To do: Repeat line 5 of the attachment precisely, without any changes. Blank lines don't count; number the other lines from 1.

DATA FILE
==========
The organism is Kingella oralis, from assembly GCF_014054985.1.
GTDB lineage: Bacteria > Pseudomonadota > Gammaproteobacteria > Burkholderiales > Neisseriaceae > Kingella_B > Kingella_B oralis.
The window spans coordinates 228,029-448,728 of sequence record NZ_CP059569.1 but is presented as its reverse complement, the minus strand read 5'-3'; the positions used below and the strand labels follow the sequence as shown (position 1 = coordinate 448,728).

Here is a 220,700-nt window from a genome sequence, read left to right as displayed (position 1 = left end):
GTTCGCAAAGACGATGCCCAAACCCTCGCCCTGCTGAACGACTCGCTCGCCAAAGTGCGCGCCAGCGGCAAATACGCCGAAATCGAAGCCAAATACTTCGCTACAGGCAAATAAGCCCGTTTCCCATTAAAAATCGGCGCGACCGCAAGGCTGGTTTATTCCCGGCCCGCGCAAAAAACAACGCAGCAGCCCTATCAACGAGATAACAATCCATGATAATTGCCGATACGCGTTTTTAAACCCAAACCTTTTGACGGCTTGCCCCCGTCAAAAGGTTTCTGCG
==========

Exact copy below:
GTTCGCAAAGACGATGCCCAAACCCTCGCCCTGCTGAACGACTCGCTCGCCAAAGTGCGCGCCAGCGGCAAATACGCCGAAATCGAAGCCAAATACTTCGCTACAGGCAAATAAGCCCGTTTCCCATTAAAAATCGGCGCGACCGCAAGGCTGGTTTATTCCCGGCCCGCGCAAAAAACAACGCAGCAGCCCTATCAACGAGATAACAATCCATGATAATTGCCGATACGCGTTTTTAAACCCAAACCTTTTGACGGCTTGCCCCCGTCAAAAGGTTTCTGCG